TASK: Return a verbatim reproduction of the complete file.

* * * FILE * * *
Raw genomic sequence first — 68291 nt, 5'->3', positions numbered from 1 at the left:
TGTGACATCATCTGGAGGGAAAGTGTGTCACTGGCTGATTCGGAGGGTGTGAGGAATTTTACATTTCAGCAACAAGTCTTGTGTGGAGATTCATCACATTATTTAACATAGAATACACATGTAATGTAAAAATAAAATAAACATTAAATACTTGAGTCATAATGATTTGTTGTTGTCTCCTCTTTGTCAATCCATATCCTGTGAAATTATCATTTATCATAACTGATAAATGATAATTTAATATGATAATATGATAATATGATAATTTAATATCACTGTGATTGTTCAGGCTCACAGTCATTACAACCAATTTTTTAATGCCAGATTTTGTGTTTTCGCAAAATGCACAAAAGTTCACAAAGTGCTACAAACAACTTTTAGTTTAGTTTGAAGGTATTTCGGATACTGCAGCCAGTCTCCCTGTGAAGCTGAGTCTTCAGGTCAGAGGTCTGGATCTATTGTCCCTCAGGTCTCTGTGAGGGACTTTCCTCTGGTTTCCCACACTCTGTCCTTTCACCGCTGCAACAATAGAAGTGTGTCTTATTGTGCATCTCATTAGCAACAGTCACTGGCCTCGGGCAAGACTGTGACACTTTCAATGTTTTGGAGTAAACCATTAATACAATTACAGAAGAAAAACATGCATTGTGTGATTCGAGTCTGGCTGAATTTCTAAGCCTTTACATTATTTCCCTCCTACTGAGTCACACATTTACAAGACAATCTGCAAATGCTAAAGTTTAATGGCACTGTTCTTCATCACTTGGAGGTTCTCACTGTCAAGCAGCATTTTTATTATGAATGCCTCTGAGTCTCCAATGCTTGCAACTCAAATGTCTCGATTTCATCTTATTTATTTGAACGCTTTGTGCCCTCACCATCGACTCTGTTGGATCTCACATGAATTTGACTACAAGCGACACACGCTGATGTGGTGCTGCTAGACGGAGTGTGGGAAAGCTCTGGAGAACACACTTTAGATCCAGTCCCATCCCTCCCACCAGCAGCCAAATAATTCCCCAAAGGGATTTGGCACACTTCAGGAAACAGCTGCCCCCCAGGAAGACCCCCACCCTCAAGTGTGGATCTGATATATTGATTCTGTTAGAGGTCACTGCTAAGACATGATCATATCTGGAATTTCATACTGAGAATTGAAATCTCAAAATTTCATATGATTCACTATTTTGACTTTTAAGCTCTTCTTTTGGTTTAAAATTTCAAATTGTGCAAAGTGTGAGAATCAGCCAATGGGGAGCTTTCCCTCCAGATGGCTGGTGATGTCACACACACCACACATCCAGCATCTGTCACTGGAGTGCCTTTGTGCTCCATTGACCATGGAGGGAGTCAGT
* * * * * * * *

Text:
Raw genomic sequence first — 68291 nt, 5'->3', positions numbered from 1 at the left:
TGTGACATCATCTGGAGGGAAAGTGTGTCACTGGCTGATTCGGAGGGTGTGAGGAATTTTACATTTCAGCAACAAGTCTTGTGTGGAGATTCATCACATTATTTAACATAGAATACACATGTAATGTAAAAATAAAATAAACATTAAATACTTGAGTCATAATGATTTGTTGTTGTCTCCTCTTTGTCAATCCATATCCTGTGAAATTATCATTTATCATAACTGATAAATGATAATTTAATATGATAATATGATAATATGATAATTTAATATCACTGTGATTGTTCAGGCTCACAGTCATTACAACCAATTTTTTAATGCCAGATTTTGTGTTTTCGCAAAATGCACAAAAGTTCACAAAGTGCTACAAACAACTTTTAGTTTAGTTTGAAGGTATTTCGGATACTGCAGCCAGTCTCCCTGTGAAGCTGAGTCTTCAGGTCAGAGGTCTGGATCTATTGTCCCTCAGGTCTCTGTGAGGGACTTTCCTCTGGTTTCCCACACTCTGTCCTTTCACCGCTGCAACAATAGAAGTGTGTCTTATTGTGCATCTCATTAGCAACAGTCACTGGCCTCGGGCAAGACTGTGACACTTTCAATGTTTTGGAGTAAACCATTAATACAATTACAGAAGAAAAACATGCATTGTGTGATTCGAGTCTGGCTGAATTTCTAAGCCTTTACATTATTTCCCTCCTACTGAGTCACACATTTACAAGACAATCTGCAAATGCTAAAGTTTAATGGCACTGTTCTTCATCACTTGGAGGTTCTCACTGTCAAGCAGCATTTTTATTATGAATGCCTCTGAGTCTCCAATGCTTGCAACTCAAATGTCTCGATTTCATCTTATTTATTTGAACGCTTTGTGCCCTCACCATCGACTCTGTTGGATCTCACATGAATTTGACTACAAGCGACACACGCTGATGTGGTGCTGCTAGACGGAGTGTGGGAAAGCTCTGGAGAACACACTTTAGATCCAGTCCCATCCCTCCCACCAGCAGCCAAATAATTCCCCAAAGGGATTTGGCACACTTCAGGAAACAGCTGCCCCCCAGGAAGACCCCCACCCTCAAGTGTGGATCTGATATATTGATTCTGTTAGAGGTCACTGCTAAGACATGATCATATCTGGAATTTCATACTGAGAATTGAAATCTCAAAATTTCATATGATTCACTATTTTGACTTTTAAGCTCTTCTTTTGGTTTAAAATTTCAAATTGTGCAAAGTGTGAGAATCAGCCAATGGGGAGCTTTCCCTCCAGATGGCTGGTGATGTCACACACACCACACATCCAGCATCTGTCACTGGAGTGCCTTTGTGCTCCATTGACCATGGAGGGAGTCAGT